Rep. Sandridge said the proponents are sharing that this tax incentive plays no part in business and attracting businesses to Colorado, are you saying it does benefit the businesses you represent? Mr. Boyle said when questioned by the state auditor the representatives of the companies that have regional or home offices in many cases did not respond. Those that did said it played some role in their locating their businesses here. Internally, we believe it plays a significant/substantial role to encourage businesses to locate in this state. There are regional home offices in this state.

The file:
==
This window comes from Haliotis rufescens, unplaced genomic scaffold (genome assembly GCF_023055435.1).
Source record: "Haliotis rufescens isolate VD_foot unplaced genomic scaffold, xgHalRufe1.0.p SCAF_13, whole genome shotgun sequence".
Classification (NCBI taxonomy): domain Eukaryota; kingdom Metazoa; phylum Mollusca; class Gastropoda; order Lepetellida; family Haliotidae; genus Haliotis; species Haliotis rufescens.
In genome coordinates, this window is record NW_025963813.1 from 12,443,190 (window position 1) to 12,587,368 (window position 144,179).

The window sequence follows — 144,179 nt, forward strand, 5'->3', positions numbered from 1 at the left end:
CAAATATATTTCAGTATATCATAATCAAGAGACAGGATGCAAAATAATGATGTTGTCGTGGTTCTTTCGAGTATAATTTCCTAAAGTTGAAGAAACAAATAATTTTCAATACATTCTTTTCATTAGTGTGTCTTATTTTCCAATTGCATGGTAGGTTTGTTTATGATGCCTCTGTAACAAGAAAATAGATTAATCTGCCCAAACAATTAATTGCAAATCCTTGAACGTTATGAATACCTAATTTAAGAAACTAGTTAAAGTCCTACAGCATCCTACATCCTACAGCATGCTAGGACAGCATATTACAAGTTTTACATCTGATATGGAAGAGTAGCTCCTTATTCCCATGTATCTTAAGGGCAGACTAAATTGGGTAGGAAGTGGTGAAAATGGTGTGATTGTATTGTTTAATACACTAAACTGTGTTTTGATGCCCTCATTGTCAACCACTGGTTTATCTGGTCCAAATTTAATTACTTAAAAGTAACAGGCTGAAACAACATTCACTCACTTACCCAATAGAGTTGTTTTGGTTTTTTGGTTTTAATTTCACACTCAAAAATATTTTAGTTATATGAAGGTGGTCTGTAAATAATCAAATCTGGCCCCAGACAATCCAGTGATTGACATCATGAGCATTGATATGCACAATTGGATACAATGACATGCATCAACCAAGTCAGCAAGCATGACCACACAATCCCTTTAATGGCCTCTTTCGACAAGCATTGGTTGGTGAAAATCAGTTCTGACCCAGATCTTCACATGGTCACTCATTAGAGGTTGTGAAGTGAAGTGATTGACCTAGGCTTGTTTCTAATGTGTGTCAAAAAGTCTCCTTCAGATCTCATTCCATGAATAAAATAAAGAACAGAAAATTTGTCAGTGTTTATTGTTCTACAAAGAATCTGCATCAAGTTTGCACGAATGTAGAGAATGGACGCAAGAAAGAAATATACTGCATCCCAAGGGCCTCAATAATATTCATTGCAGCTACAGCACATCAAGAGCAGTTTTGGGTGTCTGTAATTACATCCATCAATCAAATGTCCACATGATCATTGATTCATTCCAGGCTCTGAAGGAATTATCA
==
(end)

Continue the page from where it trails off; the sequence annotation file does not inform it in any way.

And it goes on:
Rep. Snyder asks when is a good time to raise taxes on corporations and wealthy organizations. Mr. Boyle is glad he separated the two. It will discourage the rehiring for people currently out of work. Those businesses aren’t necessarily wealthy people. He says it would have made more sense to increase taxes during a boom. They should encourage investments. Rep. Snyder was just commenting on how it seemed that he was opposing all tax increases, ever. He says this bill have a lot of moving parts. It isn’t the way he generally likes to do things. Many of these provisions have a means testing quality and try to set the limit. He asks how Mr. Boyle doesn’t see this as trying to level the playing field. Mr. Boyle disputes the characterization as corporation as wealthy corporations. They are investment vehicles for pension funds. That sort of conflation of wealthy with corporation discourages him because they would have a different discussion if this bill were about raising taxes on wealthy people. Instead, they are talking about raising taxes on businesses that employ people.